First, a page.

Apple faces yet another lawsuit over throttling iPhones

This time, an Italian consumer group seeks compensation for iPhone 6 and 7 users
Apple faces yet another lawsuit over throttling iPhones
Apple faces yet another lawsuit over throttling iPhones

A consumer advocacy group in Europe has filed the most recent lawsuit in opposition to Apple saying the corporate intentionally throttled older iPhones in Italy. First reported by TechCrunch, the potential class-action lawsuit seeks €60 million (roughly $73 million) in compensation — or about €60 per machine — for owners of iPhone 6, 6 Plus, 6S, and 6S Plus fashions offered in Italy between 2014 and 2020. Euroconsumers, an umbrella advocacy group within the EU that features Italy’s Altroconsumo, says the €60 compensation is the average amount consumers paid to replace their gadgets’ batteries.

When consumers buy Apple iPhones, they count on sustainable quality merchandise. Sadly, that isn’t what occurred with the iPhone 6 sequence” Els Bruggeman, head of coverage and enforcement at Euroconsumers, mentioned in a press release. “Not solely had been consumers defrauded, and did they should face frustration and financial hurt, from an environmental perspective it is usually completely irresponsible.”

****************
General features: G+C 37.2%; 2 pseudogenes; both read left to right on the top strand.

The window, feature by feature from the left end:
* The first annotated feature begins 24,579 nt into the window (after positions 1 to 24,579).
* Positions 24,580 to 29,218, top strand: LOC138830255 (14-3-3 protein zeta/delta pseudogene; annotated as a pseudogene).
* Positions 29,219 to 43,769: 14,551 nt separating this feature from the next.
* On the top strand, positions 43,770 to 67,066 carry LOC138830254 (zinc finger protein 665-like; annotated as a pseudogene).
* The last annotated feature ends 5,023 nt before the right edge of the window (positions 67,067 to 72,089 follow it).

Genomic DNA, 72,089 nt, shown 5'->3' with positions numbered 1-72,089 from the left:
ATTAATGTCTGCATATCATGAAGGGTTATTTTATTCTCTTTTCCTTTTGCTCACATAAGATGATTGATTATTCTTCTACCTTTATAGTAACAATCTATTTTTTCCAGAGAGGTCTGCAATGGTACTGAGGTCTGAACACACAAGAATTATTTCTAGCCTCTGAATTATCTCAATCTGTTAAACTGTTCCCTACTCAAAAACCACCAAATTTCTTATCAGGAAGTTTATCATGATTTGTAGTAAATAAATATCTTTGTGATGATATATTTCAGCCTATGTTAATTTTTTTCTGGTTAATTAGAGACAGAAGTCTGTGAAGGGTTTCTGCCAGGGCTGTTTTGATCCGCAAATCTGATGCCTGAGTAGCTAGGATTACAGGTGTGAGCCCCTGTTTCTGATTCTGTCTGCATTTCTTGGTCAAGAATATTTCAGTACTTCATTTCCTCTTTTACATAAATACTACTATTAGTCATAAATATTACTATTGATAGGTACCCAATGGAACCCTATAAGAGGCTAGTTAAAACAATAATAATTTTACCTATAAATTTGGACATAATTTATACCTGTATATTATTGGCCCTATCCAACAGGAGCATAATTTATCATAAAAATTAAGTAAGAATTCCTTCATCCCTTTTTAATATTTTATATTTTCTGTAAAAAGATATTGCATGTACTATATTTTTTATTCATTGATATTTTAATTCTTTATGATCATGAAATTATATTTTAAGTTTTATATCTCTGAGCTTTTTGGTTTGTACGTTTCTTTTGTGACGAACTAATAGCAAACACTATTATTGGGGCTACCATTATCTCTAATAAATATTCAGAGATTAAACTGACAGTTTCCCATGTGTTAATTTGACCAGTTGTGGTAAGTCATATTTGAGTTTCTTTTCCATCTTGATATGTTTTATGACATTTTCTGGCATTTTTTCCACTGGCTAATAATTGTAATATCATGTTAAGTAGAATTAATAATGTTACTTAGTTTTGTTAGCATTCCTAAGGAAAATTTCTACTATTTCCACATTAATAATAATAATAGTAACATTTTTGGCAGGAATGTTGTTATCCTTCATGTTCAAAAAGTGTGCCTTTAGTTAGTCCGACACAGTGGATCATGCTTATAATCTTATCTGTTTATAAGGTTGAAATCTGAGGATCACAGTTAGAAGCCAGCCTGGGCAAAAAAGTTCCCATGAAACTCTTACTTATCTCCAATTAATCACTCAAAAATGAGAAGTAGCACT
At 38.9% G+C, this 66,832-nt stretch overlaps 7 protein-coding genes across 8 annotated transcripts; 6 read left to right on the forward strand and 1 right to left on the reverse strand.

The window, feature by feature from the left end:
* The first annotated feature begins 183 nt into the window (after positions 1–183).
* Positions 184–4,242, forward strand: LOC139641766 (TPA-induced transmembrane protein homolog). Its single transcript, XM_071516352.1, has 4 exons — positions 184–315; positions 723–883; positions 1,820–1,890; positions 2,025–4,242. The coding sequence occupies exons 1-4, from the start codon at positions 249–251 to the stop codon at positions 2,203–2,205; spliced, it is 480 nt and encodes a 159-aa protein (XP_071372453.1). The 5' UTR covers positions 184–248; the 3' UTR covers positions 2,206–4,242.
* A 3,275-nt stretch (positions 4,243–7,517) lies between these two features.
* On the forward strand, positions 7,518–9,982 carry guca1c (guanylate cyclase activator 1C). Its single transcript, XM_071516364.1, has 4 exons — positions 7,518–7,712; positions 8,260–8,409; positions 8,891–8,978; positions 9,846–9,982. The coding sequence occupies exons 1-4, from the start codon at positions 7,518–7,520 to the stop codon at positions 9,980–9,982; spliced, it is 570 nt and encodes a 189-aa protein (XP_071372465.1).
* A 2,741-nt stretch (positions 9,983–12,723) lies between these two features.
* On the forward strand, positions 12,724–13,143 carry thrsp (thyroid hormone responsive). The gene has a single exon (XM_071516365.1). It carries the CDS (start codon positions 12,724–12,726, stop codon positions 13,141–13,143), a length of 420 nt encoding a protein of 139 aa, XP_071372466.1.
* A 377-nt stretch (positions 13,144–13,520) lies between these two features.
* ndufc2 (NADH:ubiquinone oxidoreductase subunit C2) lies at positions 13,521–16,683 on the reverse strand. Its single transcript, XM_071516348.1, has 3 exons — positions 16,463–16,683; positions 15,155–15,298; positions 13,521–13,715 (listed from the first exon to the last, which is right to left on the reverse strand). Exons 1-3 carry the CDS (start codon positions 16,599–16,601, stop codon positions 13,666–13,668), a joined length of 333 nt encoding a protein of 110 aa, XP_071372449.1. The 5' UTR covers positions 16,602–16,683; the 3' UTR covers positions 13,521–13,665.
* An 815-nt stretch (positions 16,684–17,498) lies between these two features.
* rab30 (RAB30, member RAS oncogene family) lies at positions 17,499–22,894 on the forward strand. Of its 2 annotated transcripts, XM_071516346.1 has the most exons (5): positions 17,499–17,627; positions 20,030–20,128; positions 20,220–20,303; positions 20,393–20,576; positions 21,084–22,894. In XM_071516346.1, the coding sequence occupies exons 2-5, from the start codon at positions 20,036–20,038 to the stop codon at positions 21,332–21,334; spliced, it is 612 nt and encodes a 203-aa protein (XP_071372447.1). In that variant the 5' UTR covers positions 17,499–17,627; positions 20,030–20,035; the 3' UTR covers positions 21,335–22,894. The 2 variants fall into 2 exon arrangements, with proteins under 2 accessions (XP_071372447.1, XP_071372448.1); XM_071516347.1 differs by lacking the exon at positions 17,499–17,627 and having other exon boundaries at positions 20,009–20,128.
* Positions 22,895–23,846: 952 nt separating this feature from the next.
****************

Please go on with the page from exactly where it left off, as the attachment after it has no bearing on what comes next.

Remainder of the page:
Euroconsumers filed two comparable lawsuits in December on behalf of member orgs Check-Achats in Belgium and OCU in Spain. The group mentioned in a press launch that it plans a fourth lawsuit in Portugal.

Apple agreed to a $500 million settlement within the US final March, after it admitted slowing down older iPhones. It compensated consumers who purchased an iPhone 6 or 7, which had been throttled to protect battery life. The case grew out of the tech big’s “Batterygate” controversy, when iPhone consumers discovered in 2017 that iOS restricted processor speeds as iPhone batteries aged. Apple didn’t divulge to consumers that the feature — meant to deal with issues with telephones’ efficiency — existed. consumers mentioned if they’d identified concerning the slowdown feature they might have merely changed the battery somewhat than buying an all-new cellphone, as many did.

The corporate agreed to a second settlement in November — this time, with 34 US states —for a further $113 million. The state attorneys normal mentioned Apple “totally understood” that by concealing the intentional slowing down of older telephones, the corporate may revenue from individuals buying new telephones somewhat than changing the batteries. Apple didn’t admit to any of the allegations in that settlement.